Indications for percutaneous needle biopsy include
Exclusion of other known causes of ILD such as certain drug toxicities, environmental exposures, and connective tissue diseases
Abnormal pulmonary function studies that include evidence of restriction (reduced VC, often with an increased FEV1/FVC ratio) and impaired gas exchange [increased P(A–a)O2, decreased PaO2 with rest or exercise or decreased DLCO]
Bibasilar reticular abnormalities with minimal ground glass opacities on HRCT scans
Transbronchial lung biopsy or BAL showing no features to support an alternative diagnosis
Patients with lesions on the chest radiograph should be discussed in a multidisciplinary meeting with a respiratory physician and radiologist at a minimum.
Percutaneous transthoracic lung biopsy (PTLB) should be considered in the following:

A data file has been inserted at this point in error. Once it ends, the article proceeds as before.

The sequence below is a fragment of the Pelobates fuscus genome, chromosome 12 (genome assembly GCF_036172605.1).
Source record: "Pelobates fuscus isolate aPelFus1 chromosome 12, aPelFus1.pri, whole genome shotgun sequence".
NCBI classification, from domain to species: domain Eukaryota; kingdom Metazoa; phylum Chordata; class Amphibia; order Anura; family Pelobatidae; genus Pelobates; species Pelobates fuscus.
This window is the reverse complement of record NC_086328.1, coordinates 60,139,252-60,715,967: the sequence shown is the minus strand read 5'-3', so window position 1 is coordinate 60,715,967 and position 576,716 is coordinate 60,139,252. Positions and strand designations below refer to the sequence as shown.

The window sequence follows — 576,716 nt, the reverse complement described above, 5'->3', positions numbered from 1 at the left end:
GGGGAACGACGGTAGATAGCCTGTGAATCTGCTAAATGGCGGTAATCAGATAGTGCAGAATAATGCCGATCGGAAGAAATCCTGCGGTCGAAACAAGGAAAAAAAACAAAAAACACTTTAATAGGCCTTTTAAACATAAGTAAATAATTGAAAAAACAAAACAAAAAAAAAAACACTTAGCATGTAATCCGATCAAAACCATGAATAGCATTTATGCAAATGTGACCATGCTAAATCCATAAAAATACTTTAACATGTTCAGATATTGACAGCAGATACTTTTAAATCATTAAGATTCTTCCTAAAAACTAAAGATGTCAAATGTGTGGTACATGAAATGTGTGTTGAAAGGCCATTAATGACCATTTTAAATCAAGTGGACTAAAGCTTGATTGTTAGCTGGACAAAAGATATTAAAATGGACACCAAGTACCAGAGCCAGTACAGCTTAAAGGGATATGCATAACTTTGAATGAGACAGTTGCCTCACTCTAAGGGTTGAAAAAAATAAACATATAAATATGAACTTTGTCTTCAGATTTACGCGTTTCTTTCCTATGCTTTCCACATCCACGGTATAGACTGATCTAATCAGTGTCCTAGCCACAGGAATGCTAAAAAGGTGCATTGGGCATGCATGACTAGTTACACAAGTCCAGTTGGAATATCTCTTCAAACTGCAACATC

- New or enlarging solitary nodule or mass on the chest radiograph which is not amenable to diagnosis by bronchoscopy or CT shows it is unlikely to be accessible by bronchoscopy.
- Multiple nodules in a patient not known to have malignancy or who has had a prolonged remission or more than one primary malignancy.
- Persistent focal infiltrates, either single or multiple, for which no diagnosis has been made by sputum or blood culture, serology, or bronchoscopy.
- Hilar mass following negative bronchoscopy. Continue reading